categories: I'm curious, accountability, church, culture, leadership
Feedburner Digg Technorati

January 19th, 2012

by Craig Groeschel


We know God opposes the proud. But some forms of social media seem to have redefined what pride is and what it’s not.

For example: Imagine if I stood before our church and told everyone, “Joe Smith said, ‘Craig you are the best preacher ever! Your sermons changed my life.’ And Jill Denny said, ‘I loved your book. Everyone should read it. You are the best author I’ve ever read!’ Not only that, but Mike Mitchell said, ‘Craig, Life Church is the best church in the world! No church is as good as Life Church.’”

Chances are good most people would look at me funny and think I’m a little full of myself for saying such things.

But if I simply retweeted those exact same statements, my retweets would seem totally acceptable to most. Honestly, I’m wondering if that is acceptable to God, or if it’s just pride in disguise.

I believe we need to walk a very careful line in ministry (I am certain I have crossed this line at times). Sure we want to celebrate what God is doing in our churches. Of course we want to get the word out about a new series or a book we’ve written. Unquestionably we want to share more reasons to give praise to our God.

But at the same time, we need to be careful that we’re not drawing attention to ourselves.

Your thoughts?


Feedburner Digg Technorati
categories: I'm curious, encouragement, generosity, personal, sacrifice, spiritual development
Feedburner Digg Technorati

January 14th, 2010

by Craig Groeschel

Personal Generosity

Several pastors have complained to me that most people in their churches are not generous. I’m guessing that the churches are a reflection of its leaders. If our ministries aren’t generous, it is probably because we aren’t.

Several years ago, God started moving our family toward a much more intentional life of generosity. Not surprisingly, our church has followed.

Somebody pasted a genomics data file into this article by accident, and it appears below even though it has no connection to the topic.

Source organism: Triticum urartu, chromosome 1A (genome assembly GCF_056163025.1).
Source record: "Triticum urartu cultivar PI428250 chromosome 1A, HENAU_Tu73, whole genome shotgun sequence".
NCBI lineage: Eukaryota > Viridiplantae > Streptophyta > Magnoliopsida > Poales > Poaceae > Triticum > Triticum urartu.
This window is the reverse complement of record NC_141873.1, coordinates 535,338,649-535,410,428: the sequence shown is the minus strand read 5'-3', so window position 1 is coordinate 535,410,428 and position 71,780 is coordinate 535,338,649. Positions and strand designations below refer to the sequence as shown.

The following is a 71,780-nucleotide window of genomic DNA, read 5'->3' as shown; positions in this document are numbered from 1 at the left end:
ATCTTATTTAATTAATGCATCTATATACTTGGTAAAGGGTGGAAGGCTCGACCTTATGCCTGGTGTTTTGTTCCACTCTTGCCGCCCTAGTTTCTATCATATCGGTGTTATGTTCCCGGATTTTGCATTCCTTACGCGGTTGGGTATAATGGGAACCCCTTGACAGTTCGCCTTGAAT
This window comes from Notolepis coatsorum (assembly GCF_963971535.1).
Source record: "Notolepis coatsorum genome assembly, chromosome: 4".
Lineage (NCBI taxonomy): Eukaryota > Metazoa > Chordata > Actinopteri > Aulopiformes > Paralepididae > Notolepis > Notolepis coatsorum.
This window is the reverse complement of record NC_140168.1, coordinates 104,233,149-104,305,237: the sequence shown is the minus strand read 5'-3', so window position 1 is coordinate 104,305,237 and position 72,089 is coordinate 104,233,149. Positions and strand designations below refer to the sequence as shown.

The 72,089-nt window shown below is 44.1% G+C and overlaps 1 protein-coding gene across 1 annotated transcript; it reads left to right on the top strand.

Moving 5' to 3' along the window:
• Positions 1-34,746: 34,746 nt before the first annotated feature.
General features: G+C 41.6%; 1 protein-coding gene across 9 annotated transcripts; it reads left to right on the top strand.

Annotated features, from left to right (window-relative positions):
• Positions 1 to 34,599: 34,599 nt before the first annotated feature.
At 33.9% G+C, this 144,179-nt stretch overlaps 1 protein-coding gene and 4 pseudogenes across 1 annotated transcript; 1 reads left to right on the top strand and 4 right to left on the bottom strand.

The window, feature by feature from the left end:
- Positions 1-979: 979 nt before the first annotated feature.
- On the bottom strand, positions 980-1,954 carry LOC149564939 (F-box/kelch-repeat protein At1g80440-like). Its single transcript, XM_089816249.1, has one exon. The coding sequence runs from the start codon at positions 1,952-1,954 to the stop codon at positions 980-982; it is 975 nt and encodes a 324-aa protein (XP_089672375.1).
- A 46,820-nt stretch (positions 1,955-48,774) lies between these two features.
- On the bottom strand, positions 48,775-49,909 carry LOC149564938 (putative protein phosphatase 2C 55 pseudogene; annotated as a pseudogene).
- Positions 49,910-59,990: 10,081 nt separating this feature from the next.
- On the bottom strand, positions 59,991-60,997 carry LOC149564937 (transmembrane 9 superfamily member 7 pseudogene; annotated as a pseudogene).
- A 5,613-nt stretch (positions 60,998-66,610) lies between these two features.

Dave Ramsey is one of the best Christian financial teachers in the world. For years, we’ve embraced his teaching faithfully.

Dave has always encouraged people to “live like no one else, so one day you can live like no one else.” In other words, if you sacrifice, live beneath your means, save and invest, one day you’ll have the freedom to do far more than most.

In our family, we’ve altered the phrase slightly  (and I’m certain Dave would be supportive).

We will live like no one else, so we can give like no one else.

As God blesses us with more, instead of drastically increasing our standard of living, we’ve decided to drastically increase our standard of giving.

Why stop at giving 10%, 12%, 30% or 50%? Because God has given us more, we believe we’re called to give more.

And as we as leaders give more, our churches will reflect God’s heart of generosity.


Feedburner Digg Technorati
categories: I'm curious, accountability, development, encouragement, personal, priorities, spiritual development
Feedburner Digg Technorati

January 5th, 2010

by Craig Groeschel

One Thing You Lack

When it comes to your relationship with God…

  • What  one thing do you lack?

When a rich young man encountered Jesus, he wanted to know what he must do to receive eternal life. Jesus told him to obey all the commands. The confident up-and-comer believed that he’d been obedient since he was a child.

Mark 10:21-22 records what happened next. “Jesus looked at him and loved him. “One thing you lack,” he said. “Go, sell everything you have and give to the poor, and you will have treasure in heaven. Then come, follow me.” At this the man’s face fell. He went away sad, because he had great wealth.

Unfortunately, there was one thing that stood in the way of this man and his pursuit of the fullness of God in Christ: his love of his stuff. Sadly, he was unwilling to address this one hindrance.

What about you? What one thing is keeping you from further serving Christ? Maybe you have drifted from your study of God’s word or from prayer? Maybe you lack true and strong accountability? Perhaps your life is void of close Christian friends. Maybe you’ve been gripped by the things of this world rather than God’s kingdom.

Be honest. When it comes to your relationship with God, what one thing do you lack?


Feedburner Digg Technorati
categories: I'm curious, accountability, development
Feedburner Digg Technorati

January 4th, 2010

by Craig Groeschel

“One Thing” Questions

For the new year, I’m asking myself four “one thing” questions. I’ll share one a day with you.

  • What one thing do you desire from God?

When David found himself afraid and on the run, he begged God for one thing.

He wrote in Psalm 27:4, One thing I ask of the Lord, this is what I seek: that I may dwell in the house of the Lord all the days of my life, to gaze upon the beauty of the Lord and to seek him in his temple.”

If you can name the one thing you desire God to do, it will bring laser focus to your prayers.

Maybe above all else, you desire a loved one to know Christ. Or you need to hear God’s voice. Or you need God’s healing in your marriage or body. Perhaps you crave the power of the Holy Spirit in your preaching. Or you need wisdom handling a rebellious child.